The declaration would give “an enormous boost” to U.S. ties with Manila and eliminate doubts in the Philippines on whether the United States is a reliable ally, the report said.

Scaparrotti headed to Europe
Defense officials tell Inside the Ring that Army Gen. Curtis Scaparrotti, commander of U.S. Forces Korea, is the leading candidate to become the NATO alliance’s next Supreme Allied Commander Europe and U.S. European Command chief.

Gen. Scaparrotti has received wide praise within military and government circles for his role in maintaining U.S. forces’ readiness on the volatile Korean Peninsula at a time of sharp budget cutbacks under President Obama.

The four-star Army general would replace the current NATO commander, Air Force Gen. Philip Breedlove, who has been EUCOM commander and NATO chief since May 2013 and is expected to retire this year.

The likely replacement for Gen. Scaparrotti is said to be Army Gen. Vincent K. Brooks, currently head of U.S. Army Forces Pacific.

The military’s Korean command by tradition usually is held by an Army general, while the larger U.S. Pacific Command above the command normally is led by an admiral.

The shift of Gen. Scaparrotti from Asia to Europe is said to be based in part on growing Pentagon concerns over Russian military actions and threats. A general who specializes in ground warfare is viewed as better suited to dealing with the Russian threats to NATO allies in Eastern Europe.

A spokesman for Gen. Scaparrotti declined to comment.

Meanwhile, President Obama, as part of his drive for greater diversity and social engineering in the military, is said to be planning to name the first woman commander to lead one of the military’s nine unified commands before he ends his presidency.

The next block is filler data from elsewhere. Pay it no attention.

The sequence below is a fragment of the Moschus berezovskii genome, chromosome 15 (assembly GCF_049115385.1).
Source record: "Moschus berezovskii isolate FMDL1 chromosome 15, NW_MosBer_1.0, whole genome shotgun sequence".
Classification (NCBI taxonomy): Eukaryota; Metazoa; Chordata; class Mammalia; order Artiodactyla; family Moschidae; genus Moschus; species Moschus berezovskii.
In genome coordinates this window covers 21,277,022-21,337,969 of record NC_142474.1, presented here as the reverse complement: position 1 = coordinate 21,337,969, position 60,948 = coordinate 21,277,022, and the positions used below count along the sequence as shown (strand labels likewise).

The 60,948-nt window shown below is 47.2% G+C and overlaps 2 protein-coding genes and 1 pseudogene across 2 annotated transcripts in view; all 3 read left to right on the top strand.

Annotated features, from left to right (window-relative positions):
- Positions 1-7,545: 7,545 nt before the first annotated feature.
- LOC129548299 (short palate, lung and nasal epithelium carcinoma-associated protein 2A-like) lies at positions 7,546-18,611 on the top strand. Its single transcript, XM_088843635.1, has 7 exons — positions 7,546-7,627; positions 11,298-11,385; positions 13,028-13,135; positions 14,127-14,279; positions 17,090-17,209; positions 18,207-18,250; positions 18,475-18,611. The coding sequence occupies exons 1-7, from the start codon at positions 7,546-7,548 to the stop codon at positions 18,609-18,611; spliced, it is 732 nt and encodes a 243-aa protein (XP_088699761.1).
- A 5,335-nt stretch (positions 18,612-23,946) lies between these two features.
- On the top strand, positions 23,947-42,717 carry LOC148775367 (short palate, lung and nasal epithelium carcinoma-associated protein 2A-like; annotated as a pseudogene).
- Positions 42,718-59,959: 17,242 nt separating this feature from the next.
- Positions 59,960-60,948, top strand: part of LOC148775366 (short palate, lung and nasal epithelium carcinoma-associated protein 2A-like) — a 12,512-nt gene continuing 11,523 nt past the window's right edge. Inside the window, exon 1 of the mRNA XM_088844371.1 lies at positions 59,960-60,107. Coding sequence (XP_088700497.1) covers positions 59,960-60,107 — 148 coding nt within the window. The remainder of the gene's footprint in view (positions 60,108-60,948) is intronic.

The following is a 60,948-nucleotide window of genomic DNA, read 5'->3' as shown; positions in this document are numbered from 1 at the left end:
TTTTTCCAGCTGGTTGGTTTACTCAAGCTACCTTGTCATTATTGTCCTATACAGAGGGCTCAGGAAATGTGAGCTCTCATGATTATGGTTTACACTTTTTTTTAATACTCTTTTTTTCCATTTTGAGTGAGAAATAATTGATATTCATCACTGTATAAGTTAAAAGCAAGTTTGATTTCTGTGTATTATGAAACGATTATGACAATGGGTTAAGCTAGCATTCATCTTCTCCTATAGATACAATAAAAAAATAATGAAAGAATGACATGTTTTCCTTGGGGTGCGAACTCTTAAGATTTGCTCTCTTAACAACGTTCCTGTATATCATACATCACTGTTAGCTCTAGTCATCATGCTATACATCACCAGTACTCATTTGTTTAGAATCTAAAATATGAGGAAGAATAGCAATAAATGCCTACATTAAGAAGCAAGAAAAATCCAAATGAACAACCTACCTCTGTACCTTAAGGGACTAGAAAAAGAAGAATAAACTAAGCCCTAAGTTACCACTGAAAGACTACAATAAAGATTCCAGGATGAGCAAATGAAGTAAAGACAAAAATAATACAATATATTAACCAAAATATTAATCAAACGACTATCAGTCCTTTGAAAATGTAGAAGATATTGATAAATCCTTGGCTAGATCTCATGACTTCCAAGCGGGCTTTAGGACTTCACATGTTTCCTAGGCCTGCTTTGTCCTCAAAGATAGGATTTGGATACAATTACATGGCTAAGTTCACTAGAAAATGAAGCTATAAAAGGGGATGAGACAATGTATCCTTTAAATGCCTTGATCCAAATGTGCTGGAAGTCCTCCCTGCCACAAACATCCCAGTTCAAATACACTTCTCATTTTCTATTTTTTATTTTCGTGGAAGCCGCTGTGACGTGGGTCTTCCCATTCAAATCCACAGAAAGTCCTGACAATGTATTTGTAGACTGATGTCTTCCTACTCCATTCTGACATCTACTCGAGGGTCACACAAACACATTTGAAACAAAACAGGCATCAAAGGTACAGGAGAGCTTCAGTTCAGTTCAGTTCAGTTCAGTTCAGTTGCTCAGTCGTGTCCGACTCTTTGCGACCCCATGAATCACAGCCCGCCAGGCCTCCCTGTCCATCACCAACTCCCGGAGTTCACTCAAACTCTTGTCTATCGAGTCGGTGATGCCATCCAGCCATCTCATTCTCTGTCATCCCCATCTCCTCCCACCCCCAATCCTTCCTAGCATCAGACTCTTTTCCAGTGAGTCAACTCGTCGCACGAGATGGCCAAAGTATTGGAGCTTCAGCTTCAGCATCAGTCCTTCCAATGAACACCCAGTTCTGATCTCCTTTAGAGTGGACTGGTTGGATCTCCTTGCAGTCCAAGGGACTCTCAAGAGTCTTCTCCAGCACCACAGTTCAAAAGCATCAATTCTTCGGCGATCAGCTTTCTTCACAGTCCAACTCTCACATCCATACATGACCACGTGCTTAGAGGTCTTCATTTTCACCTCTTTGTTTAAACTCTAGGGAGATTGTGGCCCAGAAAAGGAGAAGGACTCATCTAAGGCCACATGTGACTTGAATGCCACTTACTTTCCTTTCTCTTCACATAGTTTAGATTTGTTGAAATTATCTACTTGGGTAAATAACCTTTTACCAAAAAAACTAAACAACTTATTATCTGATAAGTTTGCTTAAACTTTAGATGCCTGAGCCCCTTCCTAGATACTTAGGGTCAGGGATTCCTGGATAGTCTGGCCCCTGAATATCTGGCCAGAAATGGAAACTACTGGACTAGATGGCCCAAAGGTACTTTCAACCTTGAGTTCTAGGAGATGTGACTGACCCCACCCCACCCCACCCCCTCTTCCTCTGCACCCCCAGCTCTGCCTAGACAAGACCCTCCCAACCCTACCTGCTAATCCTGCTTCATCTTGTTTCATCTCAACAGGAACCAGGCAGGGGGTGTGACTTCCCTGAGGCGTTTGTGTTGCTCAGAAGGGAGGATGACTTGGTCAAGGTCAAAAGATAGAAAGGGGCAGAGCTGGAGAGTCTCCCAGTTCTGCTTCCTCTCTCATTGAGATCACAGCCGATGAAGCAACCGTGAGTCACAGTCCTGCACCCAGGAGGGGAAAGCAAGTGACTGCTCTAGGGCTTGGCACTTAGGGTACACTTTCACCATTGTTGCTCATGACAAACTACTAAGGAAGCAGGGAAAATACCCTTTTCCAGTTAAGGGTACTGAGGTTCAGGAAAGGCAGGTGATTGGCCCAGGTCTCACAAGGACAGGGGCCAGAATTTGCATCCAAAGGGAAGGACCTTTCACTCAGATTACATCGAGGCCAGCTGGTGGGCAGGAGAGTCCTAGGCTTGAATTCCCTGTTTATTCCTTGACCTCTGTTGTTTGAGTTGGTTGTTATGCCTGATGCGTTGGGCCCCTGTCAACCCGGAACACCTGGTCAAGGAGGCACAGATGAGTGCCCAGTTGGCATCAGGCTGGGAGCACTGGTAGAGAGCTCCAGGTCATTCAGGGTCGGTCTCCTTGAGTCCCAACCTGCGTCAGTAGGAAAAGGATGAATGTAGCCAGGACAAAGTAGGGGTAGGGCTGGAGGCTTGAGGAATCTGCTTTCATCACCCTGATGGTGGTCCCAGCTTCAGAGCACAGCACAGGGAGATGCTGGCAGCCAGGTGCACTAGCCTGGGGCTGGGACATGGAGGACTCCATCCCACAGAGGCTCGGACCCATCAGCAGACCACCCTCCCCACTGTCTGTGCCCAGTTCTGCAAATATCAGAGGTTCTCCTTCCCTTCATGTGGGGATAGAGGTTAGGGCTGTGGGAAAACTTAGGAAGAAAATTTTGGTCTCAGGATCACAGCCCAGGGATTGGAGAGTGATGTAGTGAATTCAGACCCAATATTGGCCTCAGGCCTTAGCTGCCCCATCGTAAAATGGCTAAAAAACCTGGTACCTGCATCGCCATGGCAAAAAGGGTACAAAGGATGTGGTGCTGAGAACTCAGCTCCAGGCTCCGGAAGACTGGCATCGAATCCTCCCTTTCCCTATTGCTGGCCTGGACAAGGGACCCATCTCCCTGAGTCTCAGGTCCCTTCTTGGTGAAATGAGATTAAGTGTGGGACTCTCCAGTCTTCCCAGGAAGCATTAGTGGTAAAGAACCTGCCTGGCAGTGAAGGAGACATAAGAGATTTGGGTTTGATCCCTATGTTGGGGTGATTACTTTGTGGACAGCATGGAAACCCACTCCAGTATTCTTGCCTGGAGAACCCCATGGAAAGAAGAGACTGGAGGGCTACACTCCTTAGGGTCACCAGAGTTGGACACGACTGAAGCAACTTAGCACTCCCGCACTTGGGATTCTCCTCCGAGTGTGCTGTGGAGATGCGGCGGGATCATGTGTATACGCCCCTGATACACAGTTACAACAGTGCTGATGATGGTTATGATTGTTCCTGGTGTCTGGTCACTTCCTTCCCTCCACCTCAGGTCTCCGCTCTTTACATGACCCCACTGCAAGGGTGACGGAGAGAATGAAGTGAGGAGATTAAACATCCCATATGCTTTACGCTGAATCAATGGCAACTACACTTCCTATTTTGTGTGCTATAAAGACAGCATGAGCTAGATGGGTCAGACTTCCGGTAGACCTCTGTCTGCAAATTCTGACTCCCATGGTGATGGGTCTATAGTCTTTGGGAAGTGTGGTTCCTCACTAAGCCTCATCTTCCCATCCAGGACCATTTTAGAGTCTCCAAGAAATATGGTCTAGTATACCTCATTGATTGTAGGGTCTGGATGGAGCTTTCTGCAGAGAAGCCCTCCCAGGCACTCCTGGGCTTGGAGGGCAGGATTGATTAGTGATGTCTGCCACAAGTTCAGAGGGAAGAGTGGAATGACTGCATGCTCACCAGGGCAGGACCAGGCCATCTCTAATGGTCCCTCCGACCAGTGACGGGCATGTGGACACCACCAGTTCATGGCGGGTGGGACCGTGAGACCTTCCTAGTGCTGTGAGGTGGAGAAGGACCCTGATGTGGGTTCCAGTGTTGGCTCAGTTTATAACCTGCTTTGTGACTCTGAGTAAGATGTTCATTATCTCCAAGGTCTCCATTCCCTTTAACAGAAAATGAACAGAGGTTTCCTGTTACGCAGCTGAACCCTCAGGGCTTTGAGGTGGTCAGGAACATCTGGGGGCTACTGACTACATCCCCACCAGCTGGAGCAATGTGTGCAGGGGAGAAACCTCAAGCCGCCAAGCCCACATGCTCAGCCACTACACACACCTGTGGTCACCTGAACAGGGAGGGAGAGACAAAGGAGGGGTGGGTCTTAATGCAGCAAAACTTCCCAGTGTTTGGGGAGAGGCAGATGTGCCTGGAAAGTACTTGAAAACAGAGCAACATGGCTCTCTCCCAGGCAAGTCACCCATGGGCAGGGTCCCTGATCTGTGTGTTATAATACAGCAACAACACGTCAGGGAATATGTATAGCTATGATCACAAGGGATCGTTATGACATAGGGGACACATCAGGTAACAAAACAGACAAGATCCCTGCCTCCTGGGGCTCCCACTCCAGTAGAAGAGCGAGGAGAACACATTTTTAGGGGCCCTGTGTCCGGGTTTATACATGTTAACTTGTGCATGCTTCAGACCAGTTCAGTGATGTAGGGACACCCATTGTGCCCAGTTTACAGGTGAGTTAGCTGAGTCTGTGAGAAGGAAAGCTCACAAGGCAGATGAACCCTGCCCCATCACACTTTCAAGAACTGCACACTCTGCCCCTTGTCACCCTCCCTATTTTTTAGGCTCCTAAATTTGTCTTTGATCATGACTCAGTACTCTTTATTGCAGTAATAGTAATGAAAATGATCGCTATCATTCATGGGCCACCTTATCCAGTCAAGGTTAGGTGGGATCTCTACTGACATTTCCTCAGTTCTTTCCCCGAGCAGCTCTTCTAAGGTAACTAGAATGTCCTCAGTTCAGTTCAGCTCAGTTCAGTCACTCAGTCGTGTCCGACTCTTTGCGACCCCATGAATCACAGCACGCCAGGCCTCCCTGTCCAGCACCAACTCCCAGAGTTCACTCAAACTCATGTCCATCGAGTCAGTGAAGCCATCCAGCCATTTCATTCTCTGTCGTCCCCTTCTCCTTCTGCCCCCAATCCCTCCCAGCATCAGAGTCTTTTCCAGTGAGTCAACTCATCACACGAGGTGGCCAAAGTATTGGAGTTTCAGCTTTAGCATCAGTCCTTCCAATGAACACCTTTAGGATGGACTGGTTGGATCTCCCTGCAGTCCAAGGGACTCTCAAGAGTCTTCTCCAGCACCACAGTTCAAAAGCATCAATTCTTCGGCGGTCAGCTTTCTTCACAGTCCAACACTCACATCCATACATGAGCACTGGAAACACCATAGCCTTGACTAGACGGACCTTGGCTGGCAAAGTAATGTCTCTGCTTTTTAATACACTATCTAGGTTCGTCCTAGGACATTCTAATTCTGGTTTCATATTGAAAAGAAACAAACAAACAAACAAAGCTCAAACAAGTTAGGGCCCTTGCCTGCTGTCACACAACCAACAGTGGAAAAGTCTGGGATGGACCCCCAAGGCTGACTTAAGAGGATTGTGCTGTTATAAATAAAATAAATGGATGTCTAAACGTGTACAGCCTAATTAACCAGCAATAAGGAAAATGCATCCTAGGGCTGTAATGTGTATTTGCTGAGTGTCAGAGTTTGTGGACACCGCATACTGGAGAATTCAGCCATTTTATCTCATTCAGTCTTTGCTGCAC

Defense sources familiar with internal discussions say the next head of the U.S. Northern Command, based in Colorado, is likely to be one of two senior female officers.

The two candidates for the NORTHCOM post are Adm. Michelle Howard, currently vice chief of naval operations, and Air Force Gen. Lori J. Robinson, currently commander of Pacific Air Forces and air component commander at the Hawaii-based Pacific Command. Gen. Robinson also has been mentioned as the next Air Force chief of staff.

Current NORTHCOM commander Adm. Bill Gortney has been in charge of the Colorado Springs command, which oversees North American defenses and homeland military defense, since December 2014. Most unified command chiefs hold the position for two to four years.

Cyberwarriors deployed to Pacific
Both the U.S. Pacific Command and its subunit, U.S. Forces Korea, have created special cyberwarfare units to wage digital attacks during future conflicts.

Adm. Harry Harris, Pacific Command chief, told a Senate hearing Tuesday that a new CyberPAC is the command’s cyberwarfare group.

“Cyber is the new frontier. It’s the new threat vector. We are expending enormous resources across the department in getting after cyber,” Adm. Harris told the Senate Armed Services Committee.

CyberPAC’s mission is to conduct cyberattacks in wartime and to protect what the Pentagon calls the DoDIN, for Department of Defense Information Network, the global information system that can be used for everything from shooting down missiles to delivering supplies. The DoDIN is known to be a major target of adversaries like China and Russia, who plan to disrupt or destroy vital U.S. communications and other network links in a conflict.

A Russian intelligence-gathering ship was tracked as it sought to map out the DoDIN in the Atlantic last year.

“I have assigned to me at PACOM cybermission teams, and we’re learning how to use those teams,” Adm. Harris said. “Again, this is new, but it’s a very real threat not only to U.S. military forces but to America in general, in my opinion.”

Army Gen. Curtis Scaparrotti, commander of U.S. Forces Korea, also has a new cyberwarfare team attached to his command to deal with the growing threat of North Korean cyberattacks.

“This is a domain that we’re learning that’s very challenging and in particular in the [Korean] Peninsula, because North Korea also has a very deliberate goal of increasing their cybercapability,” Gen. Scaparrotti said, citing the hack on Sony, as well as cyberattacks on South Korea’s banking and media sectors in 2013.

“It’s a great concern to me,” he said.